This is a newer area of research, but it’s growing. Your gut bacteria align body systems into patterns that take good care of your wellbeing and health. They have their own internal rhythms, separate to your body, that change depending on what you eat and what time you eat. They are primed to help you digest food most effectively in the morning and their performance gradually wanes through the day. A big meal in the evening is harder to digest and more likely to stick around the body as fat or lead to problems regulating your blood sugar.
In winter we crave warm, hearty food. But we have access to foods out of season and from different climates all the year round. Often by new year we’re wondering why we struggle to stick to our resolution to eat a diet of green smoothie and salad. Your gut is also a big element of your immune system and produces feel good chemical, serotonin, so it makes sense to take special care of its natural rhythm.
Your breath is a barometer of how you’re feeling but it’s so subtle that we rarely notice how it's responding to what’s going on.
This is an area that I find fascinating but with next to no clinical research. Yet. I hope someone will pick it up in the future. When we practice nadi shodhana – alternate nostril breathing – we’re aiming to balance the air flow in both nostrils. Each nostril is said to nourish a different part of your brain and system. The right nostril is said to be the sun nostril which is energising, logical and gives you the va va voom to get up in the morning. The left nostril is said to be the moon nostril which is soothing, cooling and the one that helps you to fall asleep at night. Throughout the day and night, one nostril is more dominant than the other and the dominant nostril switches about every 90 minutes. That’s about the same time that a sleep cycle lasts. No idea if that’s a coincidence. In yoga this breath flow is called ‘swara’.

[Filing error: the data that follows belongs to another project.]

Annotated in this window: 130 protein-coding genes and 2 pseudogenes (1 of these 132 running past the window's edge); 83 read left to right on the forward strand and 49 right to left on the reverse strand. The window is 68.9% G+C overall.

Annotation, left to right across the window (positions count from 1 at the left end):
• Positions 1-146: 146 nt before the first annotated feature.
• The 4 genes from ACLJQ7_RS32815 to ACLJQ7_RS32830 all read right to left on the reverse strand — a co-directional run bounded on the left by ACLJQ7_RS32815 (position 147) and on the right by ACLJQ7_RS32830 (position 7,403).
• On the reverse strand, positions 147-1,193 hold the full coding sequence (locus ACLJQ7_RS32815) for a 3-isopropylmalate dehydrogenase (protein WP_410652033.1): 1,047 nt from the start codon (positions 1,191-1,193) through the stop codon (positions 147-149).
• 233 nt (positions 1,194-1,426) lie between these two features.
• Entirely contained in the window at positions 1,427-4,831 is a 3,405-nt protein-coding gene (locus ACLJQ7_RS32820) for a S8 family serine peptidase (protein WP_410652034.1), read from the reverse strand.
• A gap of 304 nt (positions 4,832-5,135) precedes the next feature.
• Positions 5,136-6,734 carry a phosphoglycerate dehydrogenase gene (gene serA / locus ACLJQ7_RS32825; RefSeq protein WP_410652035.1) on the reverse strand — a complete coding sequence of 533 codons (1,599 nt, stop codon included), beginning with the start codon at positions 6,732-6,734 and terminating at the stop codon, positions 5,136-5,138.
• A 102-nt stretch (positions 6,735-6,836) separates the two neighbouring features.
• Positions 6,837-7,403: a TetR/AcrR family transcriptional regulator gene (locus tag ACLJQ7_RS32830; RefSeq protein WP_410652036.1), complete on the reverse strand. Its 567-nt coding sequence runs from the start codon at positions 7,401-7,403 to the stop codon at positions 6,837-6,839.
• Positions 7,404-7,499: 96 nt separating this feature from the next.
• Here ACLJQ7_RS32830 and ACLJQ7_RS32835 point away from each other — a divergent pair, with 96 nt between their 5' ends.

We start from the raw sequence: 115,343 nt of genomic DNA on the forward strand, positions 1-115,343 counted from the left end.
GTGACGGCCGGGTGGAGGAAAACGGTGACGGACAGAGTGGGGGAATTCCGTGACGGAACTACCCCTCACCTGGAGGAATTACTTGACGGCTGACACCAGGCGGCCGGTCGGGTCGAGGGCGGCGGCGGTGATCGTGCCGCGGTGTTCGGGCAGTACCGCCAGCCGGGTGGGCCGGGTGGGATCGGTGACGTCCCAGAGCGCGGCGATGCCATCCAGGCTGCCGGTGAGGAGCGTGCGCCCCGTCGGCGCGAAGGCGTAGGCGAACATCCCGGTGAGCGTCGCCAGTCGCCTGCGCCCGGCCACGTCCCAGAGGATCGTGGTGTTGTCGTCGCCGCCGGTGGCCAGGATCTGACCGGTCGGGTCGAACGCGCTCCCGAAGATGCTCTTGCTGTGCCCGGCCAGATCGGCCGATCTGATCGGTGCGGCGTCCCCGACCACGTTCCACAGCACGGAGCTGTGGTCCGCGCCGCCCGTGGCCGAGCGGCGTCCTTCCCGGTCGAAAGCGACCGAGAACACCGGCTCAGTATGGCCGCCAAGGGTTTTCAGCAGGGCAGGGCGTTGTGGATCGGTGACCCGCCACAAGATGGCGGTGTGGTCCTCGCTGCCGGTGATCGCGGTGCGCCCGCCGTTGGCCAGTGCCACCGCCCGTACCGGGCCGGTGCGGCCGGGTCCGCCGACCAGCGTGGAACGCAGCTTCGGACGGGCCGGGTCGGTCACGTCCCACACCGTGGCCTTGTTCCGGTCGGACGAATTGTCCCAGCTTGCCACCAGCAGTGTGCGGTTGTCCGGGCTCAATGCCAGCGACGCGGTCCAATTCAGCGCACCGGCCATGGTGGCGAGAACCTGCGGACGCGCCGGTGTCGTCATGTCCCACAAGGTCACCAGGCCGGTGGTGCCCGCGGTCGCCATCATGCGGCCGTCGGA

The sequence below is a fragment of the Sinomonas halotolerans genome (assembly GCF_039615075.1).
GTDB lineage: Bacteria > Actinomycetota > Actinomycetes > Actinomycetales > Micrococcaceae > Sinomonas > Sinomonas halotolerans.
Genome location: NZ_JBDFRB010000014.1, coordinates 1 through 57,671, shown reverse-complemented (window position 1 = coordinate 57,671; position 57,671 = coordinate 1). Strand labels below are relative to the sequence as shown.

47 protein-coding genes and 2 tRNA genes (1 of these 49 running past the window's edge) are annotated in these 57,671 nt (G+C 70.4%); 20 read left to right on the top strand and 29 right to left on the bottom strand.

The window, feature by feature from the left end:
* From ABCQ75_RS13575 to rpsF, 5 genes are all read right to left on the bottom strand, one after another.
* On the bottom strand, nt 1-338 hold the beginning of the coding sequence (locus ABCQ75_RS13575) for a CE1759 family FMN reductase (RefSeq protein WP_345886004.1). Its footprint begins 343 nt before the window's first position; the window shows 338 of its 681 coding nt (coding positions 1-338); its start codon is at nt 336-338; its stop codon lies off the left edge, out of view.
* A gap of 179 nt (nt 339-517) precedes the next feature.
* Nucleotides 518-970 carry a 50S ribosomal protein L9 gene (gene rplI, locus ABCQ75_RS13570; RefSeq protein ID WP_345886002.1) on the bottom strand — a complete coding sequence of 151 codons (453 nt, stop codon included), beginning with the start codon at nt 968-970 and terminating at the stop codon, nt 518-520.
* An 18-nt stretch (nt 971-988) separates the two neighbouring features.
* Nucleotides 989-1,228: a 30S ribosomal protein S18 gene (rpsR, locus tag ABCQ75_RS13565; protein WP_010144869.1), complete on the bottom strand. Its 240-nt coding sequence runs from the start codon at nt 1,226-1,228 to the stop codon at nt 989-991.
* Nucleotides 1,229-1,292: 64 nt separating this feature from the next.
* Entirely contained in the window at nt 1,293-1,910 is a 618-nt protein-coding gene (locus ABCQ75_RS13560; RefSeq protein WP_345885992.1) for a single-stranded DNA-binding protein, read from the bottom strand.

There is research to show that breathing through your nose has a kind of magical (my word!) soothing effect that helps to calm your nervous system. There’s a theory that the air moving over your olfactory nerve in your nose (one that’s connected directly to your brain) is somehow soothing. I find when one nostril is dominant for a long time that I feel like I’m coming down with a cold or infection and I pay extra attention to resting and eating well.
In winter, breathing through your nose is the best option to take care of your lungs. Your nose pre-conditions the air by filtering, warming and moistening it before it reaches to your lungs so they’re not irritated by freezing cold, dry winter air.
For me, winter is a great opportunity and a colossal challenge. I crave the warmth and light of spring, summer and autumn and yearn for nature’s calming green leaves. But when I can tune into this season’s invitation to find space to rest and reflect, embrace warm hearty food and snuggle up to soft fabrics, I discover a different side to the season. It can be a time to cosy up, to connect, to wrap up warm and go outside anyway and stomp away the chilly winter blues.
How will you use your awareness and embrace winter?